Department of Engineering

Geotechnical and Environmental Group

Geotechnical and Environmental Group

The Geotechnical and Environmental Research Group is home to nine academic staff, a computer officer, seven technicians, two administrative staff, two post graduate researchers and 56 graduate students. The interests of the group are wide, ranging from the fundamental mechanics of soils to encompass applications such as construction processes; infrastructure such as tunnels and shafts; environmental engineering; petroleum engineering structures such as offshore piles and pipelines; sustainable and renewable energy technologies like offshore wind farms and earthquake engineering including soil liquefaction.

The Group has extensive facilities for laboratory testing, centrifuge modelling, and numerical analysis. They operate both at the National Research Facility for Infrastructure Sensing where they have the Geomechanics Laboratory and the high-Pressure Testing Laboratory and at the Schofield Centre where they undertake Geotechnical Process and Construction Modelling.

Use Less Group

The Use Less Group is part of the Geotechnical and Environmental Group and is led by Julian Allwood, Professor of Engineering and the Environment. The Group’s world-leading research into the sustainable use of materials, energy and resources aims to deliver new technologies, evidence, and analysis to secure a more sustainable future.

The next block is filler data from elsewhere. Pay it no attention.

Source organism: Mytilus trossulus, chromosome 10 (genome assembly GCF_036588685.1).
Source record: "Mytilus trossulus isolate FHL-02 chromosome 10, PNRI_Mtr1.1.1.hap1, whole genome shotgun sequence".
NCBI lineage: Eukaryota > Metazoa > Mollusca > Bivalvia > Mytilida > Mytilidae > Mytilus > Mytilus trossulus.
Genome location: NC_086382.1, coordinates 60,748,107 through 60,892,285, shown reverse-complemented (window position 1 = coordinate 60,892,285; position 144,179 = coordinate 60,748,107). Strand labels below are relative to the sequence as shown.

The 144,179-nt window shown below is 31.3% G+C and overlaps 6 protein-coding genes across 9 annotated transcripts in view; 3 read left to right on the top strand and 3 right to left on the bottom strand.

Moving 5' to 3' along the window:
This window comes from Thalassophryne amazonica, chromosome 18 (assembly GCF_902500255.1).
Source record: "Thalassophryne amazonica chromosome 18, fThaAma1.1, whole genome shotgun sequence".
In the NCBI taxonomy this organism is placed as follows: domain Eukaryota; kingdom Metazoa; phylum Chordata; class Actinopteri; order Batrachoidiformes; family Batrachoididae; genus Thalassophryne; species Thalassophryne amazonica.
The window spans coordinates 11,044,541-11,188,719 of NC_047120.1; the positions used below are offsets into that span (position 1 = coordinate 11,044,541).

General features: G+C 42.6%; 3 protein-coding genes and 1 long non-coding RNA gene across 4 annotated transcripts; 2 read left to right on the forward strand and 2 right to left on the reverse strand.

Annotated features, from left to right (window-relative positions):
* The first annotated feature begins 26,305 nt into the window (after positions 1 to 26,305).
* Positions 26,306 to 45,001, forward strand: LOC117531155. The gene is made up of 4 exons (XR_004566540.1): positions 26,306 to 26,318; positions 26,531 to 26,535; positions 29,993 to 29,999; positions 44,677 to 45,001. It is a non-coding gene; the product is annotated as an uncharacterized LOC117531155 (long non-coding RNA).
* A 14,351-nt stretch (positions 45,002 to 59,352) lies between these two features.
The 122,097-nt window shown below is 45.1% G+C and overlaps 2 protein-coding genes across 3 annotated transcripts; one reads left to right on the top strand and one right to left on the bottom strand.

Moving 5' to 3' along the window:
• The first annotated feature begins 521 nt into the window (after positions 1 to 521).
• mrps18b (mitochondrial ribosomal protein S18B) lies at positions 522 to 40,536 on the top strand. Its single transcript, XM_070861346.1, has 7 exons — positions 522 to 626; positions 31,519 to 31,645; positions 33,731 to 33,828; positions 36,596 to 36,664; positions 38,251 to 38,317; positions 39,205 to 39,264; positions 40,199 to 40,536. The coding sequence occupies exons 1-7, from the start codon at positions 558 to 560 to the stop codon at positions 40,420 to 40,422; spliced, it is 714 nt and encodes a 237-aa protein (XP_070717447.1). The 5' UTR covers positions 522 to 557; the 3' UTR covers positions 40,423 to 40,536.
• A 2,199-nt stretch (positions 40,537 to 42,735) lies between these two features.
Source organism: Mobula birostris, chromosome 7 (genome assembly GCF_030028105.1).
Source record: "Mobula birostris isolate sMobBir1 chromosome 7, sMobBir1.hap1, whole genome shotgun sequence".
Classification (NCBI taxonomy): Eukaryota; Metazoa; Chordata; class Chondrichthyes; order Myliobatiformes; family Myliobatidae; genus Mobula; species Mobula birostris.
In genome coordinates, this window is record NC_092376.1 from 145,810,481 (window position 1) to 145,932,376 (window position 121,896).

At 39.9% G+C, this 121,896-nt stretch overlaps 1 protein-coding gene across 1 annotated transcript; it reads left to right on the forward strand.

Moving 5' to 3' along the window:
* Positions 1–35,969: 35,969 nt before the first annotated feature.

More than 20 researchers in the Use Less Group pursue a diverse range of projects under three main themes: whole systems thinking, material efficiency and novel materials processing technology

The priority of the Use Less Group is to find ways to reduce resource use to support the way we live today. The work of the Group spans material and energy industries and the construction, equipment, automotive and clothing sectors. The Group’s whole systems analysis demonstrates, in a compelling and visual way, how innovations in technology, business and policy practices can reduce global greenhouse gas emissions on a large scale by:

  • changing product designs
  • reducing losses during manufacturing
  • re-using waste materials, products, and product components
  • using products more intensively and for longer